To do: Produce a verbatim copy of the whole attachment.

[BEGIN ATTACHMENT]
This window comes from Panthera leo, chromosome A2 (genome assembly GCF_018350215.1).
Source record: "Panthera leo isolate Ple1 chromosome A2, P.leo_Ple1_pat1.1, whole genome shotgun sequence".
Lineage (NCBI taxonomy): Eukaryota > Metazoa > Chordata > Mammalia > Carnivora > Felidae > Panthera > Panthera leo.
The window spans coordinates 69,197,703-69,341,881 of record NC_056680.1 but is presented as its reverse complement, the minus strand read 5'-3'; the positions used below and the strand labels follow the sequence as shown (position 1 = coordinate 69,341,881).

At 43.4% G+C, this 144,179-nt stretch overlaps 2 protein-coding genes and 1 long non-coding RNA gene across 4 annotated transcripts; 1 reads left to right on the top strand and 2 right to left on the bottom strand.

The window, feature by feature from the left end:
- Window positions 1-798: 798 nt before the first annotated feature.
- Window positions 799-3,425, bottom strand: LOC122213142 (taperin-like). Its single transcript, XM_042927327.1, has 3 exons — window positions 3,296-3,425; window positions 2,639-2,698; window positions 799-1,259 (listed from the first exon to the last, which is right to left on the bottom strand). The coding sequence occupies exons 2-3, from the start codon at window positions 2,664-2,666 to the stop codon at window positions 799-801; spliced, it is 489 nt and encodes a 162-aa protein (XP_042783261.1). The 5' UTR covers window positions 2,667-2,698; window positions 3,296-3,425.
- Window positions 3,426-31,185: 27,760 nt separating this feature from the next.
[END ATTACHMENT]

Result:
This window comes from Panthera leo, chromosome A2 (genome assembly GCF_018350215.1).
Source record: "Panthera leo isolate Ple1 chromosome A2, P.leo_Ple1_pat1.1, whole genome shotgun sequence".
Lineage (NCBI taxonomy): Eukaryota > Metazoa > Chordata > Mammalia > Carnivora > Felidae > Panthera > Panthera leo.
The window spans coordinates 69,197,703-69,341,881 of record NC_056680.1 but is presented as its reverse complement, the minus strand read 5'-3'; the positions used below and the strand labels follow the sequence as shown (position 1 = coordinate 69,341,881).

At 43.4% G+C, this 144,179-nt stretch overlaps 2 protein-coding genes and 1 long non-coding RNA gene across 4 annotated transcripts; 1 reads left to right on the top strand and 2 right to left on the bottom strand.

The window, feature by feature from the left end:
- Window positions 1-798: 798 nt before the first annotated feature.
- Window positions 799-3,425, bottom strand: LOC122213142 (taperin-like). Its single transcript, XM_042927327.1, has 3 exons — window positions 3,296-3,425; window positions 2,639-2,698; window positions 799-1,259 (listed from the first exon to the last, which is right to left on the bottom strand). The coding sequence occupies exons 2-3, from the start codon at window positions 2,664-2,666 to the stop codon at window positions 799-801; spliced, it is 489 nt and encodes a 162-aa protein (XP_042783261.1). The 5' UTR covers window positions 2,667-2,698; window positions 3,296-3,425.
- Window positions 3,426-31,185: 27,760 nt separating this feature from the next.